IconThis letter is from a listener who wishes to remain anonymous: Dr. Laura:I totally agree with you about how bad day care is, and how damaging it is for children.' Recently, I saw a mother who had just picked up her 18-month-old daughter from day care at 6 o'clock!' That's basically what time my kids go to bed!'' The baby was crying, grabbing at the mother's skirt, and refusing to let go.' The mother was getting annoyed, and kept saying, "Why are you acting like this?' What's wrong?" I felt so upset.' What a dumb question!' You neglected your baby for the entire day, she missed you, and is exhausted and stressed, and you're surprised that she's acting that way? I would think that a mother who has her child in day care the entire day would be the one crying and showering love and attention on her baby instead of getting mad at her.' The baby should be mad at the parent, not the other way around. And then, because parents don't see their baby all day, they put them to bed too late, which makes them more stressed and makes it even harder for them to cope with their emotions in day care.' When we, as parents, are tired, it's hard not to be fussy.' Well, imagine what it's like for a baby!' It's MUCH harder for them to handle being tired.' Parents need to do what's best for their children, not what's best for themselves, and if they don't want to, or if they think their children shouldn't stand in the way of their doing what they want, then don't have them! Why bring children into the world to give them to others to raise? Why bring children into the world if you are giving them the message that your job and your life are more important than them?' For those that say "Well, I'm just not the type to be home with my kids," or "I can't handle being with kids," then don't have them! I know of far too many babies that get attached to their nannies, and spend more time with them than with their own parents.' These babies wonder why their "parent" (that is, the nanny) is leaving them for the night.' Not only do they not have their real parents during most of the day, but then they don't have their "nanny parent" either. Sometimes, people say "I want my kids to have the best - the best car, the best house, the best toys."' Believe me, things are not what makes a baby happy.' Love and attention and kindness are what makes them happy. How sad. And then people wonder why children are so troubled, and why they "act out,"and why they would do anything for attention.' If a mother MUST work to feed her family, I understand, but the attitude shouldn't be that day care is the first choice .' The attitude needs to be "how sad that she cannot care for her baby." I think it's nuts that people think it's sad that my baby is home with me.' She is definitely happier than all the crying babies in the playground, but all the working mothers will' never know that their babies are crying, falling, or are just plain exhausted. More >>

Tags: DepressionFamily/Relationships - ChildrenMental HealthParentingStay-At-Home-MomsValues
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05/13/2010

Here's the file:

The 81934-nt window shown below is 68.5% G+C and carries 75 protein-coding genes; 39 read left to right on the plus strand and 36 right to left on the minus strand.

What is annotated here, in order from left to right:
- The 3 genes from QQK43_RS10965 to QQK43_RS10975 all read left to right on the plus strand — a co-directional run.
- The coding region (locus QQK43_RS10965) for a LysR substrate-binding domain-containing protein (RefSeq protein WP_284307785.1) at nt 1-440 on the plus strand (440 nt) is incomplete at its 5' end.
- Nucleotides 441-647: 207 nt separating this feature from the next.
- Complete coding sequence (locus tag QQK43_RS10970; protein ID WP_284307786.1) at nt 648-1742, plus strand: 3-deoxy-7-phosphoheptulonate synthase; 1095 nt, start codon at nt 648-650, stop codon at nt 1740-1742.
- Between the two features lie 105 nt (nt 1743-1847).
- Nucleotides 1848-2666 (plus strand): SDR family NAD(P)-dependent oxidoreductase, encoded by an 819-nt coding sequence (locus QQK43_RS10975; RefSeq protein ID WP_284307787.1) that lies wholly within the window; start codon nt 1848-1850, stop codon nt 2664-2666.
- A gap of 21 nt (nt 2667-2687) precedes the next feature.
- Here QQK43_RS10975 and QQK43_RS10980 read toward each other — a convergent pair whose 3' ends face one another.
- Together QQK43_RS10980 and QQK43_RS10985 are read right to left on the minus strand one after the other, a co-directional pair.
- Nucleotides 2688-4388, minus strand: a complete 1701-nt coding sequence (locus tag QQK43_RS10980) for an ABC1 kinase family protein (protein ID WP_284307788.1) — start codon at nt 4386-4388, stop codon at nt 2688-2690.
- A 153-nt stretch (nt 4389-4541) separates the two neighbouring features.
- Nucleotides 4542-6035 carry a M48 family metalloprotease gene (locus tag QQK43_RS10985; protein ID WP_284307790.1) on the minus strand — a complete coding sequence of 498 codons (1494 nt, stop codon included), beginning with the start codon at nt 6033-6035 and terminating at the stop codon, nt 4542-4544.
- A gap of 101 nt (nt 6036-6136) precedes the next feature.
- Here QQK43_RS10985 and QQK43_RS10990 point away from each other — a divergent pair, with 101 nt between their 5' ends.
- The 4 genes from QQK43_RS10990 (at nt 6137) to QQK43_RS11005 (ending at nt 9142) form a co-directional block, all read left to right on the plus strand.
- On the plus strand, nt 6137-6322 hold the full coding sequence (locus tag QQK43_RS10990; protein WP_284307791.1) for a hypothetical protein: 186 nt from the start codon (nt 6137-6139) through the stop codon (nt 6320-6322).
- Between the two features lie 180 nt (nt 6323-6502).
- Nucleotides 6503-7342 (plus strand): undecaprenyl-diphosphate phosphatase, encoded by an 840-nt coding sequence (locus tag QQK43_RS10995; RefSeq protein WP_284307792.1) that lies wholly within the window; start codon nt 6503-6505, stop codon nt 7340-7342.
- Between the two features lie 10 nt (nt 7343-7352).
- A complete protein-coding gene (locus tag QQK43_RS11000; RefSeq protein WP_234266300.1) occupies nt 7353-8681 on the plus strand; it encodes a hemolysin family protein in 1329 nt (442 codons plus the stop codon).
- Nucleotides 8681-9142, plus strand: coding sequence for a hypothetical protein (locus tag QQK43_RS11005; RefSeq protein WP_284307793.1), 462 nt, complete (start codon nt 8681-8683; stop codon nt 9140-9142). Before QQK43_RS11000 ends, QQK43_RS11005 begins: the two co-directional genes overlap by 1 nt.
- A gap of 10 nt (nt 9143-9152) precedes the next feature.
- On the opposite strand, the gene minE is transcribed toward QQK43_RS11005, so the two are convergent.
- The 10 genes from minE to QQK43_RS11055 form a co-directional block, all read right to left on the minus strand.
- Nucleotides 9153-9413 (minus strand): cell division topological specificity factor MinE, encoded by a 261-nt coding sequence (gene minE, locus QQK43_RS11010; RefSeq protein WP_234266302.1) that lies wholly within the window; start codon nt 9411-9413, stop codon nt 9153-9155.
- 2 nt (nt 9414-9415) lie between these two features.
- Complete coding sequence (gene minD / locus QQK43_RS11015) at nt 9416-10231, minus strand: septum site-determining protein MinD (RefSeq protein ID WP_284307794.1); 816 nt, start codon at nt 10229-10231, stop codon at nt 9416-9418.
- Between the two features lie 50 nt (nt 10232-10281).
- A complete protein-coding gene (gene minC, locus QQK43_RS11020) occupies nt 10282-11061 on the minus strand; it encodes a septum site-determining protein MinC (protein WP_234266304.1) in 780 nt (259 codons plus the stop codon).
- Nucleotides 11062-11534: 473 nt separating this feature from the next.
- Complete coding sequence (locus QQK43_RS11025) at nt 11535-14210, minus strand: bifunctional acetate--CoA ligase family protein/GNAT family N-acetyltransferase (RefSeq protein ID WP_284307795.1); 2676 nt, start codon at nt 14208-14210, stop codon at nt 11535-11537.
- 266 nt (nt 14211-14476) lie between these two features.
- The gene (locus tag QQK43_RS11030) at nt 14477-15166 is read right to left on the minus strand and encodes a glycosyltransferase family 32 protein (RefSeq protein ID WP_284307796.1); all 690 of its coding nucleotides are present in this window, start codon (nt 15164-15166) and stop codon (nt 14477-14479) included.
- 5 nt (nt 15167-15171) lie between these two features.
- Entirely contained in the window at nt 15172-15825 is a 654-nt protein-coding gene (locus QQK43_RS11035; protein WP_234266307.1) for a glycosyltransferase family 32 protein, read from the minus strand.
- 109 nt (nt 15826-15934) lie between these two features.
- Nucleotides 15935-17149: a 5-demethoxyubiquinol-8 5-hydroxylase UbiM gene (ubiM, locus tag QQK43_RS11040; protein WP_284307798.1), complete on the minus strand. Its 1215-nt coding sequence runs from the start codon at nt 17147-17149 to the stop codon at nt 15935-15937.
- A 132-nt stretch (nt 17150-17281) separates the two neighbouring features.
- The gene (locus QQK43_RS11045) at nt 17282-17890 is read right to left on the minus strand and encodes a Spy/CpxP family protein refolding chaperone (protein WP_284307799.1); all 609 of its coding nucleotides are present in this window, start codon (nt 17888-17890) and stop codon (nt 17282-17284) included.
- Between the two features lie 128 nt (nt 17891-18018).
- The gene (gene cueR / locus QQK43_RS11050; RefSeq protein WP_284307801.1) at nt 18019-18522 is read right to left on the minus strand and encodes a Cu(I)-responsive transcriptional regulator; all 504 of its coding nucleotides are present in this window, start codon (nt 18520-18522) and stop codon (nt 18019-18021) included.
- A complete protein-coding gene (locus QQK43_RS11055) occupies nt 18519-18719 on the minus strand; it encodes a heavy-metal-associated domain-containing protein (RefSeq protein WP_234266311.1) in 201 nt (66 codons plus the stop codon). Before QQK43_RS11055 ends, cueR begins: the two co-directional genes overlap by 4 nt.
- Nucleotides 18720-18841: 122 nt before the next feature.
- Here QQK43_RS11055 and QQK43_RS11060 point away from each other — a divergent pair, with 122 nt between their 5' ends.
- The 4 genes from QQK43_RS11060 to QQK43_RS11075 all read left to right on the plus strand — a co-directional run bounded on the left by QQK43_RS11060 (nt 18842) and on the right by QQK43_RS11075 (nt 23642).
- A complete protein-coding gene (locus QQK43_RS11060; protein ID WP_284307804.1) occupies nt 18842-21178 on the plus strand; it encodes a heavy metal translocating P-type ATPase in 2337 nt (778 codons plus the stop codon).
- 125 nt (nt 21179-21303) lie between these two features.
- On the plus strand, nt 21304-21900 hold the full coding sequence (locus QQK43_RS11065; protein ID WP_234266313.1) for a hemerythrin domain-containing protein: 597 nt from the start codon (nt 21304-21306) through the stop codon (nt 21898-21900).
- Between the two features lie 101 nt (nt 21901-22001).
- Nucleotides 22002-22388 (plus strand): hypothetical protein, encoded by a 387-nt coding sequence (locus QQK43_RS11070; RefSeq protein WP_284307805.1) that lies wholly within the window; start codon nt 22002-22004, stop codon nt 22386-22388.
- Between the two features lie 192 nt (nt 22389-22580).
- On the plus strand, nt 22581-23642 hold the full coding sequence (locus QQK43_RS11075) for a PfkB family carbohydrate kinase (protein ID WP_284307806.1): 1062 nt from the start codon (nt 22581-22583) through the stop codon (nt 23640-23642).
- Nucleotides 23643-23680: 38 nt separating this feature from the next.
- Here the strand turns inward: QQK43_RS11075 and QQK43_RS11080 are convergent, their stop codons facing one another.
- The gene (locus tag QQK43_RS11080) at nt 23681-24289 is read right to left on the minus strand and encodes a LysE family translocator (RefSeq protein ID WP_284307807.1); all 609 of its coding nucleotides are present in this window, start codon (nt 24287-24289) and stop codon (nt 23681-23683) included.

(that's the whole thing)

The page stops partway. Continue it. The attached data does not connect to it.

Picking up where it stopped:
IconIf I were any more disgusted with modern parenting my head would explode.' I just about screamed so loudly that they could hear me in Dallas, where the Dallas Morning News published a piece with the headline:' "Social Networking Sites Cater to Moms and Babies."' What?' What?' What?' Internet social networking for babies?' What the heck does that even mean?I'll tell you what it means: it's another self-centered, insensitive, lazy, neglectful way for most mothers to pretend they actually care about their children and are making the sacrifices and efforts to give kids what the kids NEED.Here's a great comment from the article: "The messages, of course, are from parents, usually moms, who say sites such as TotSpot provide them with TIME-SAVING ALTERNATIVES to PLAY DATES and FACE-TO-FACE RELATIONSHIPS..." [Note:' The capitalization is mine].So let me understand this...these so-called mothers spend time on the computer posting pictures and descriptions of their kids to virtual strangers (which we now call virtual "friends") and get texted back with the saying, "You've been tickled," and they assume that this in any way serves any need for any baby or toddler?Other equally ridiculous mothers (and all these women actually gave their real names...is there no shame?) are quoted as saying that they don't have time (what happened to MAKING time) for actual play dates...this way they can connect with moms and kids without leaving the house or the office.Since when were play-dates only about the moms?' I always thought play-dates were about introducing children - FACE TO FACE - to other children, adults, environments, pets, experiences, and so forth.' I didn't realize play-dates were just "jabber jabber" time for busy busy women who seem to wish to live in a virtual world rather than the concrete one their children will have to deal with eventually.' These are probably the kind of women who get crazed when their husbands choose to do the same with naked women on the internet.Aside from the oh so obvious problems with parents putting information about children on the internet (a pedophile's play land), it directs children (from the time they're infants and toddlers) toward a life on the computer instead of in the park, the back yard, the street, a friend's home, etc.Many of the parents spoke about being "proud" of their babies and wanted to show them off and have them - even before they can burp on their own - have their very own social web page.' This is so utterly pathetic.This is all about three things:1. FEELING, versus' BEING connected.2. FAKING being a parent who nurtures, protects, teaches, and loves by a web page''''3. SHOWING off your child and text-gossipingLet me go back to that one most damning statement in the Dallas Morning News piece: "The messages, of course, are from parents, usually moms, who say sites such as TotSpot provide them with time-saving alternatives to play dates and face-to-face relationships, while helping them connect with parents and children in nontraditional ways." We've come a long way, baby...we've become women...mothers...who are too busy to introduce our kids to life.' Great. More >>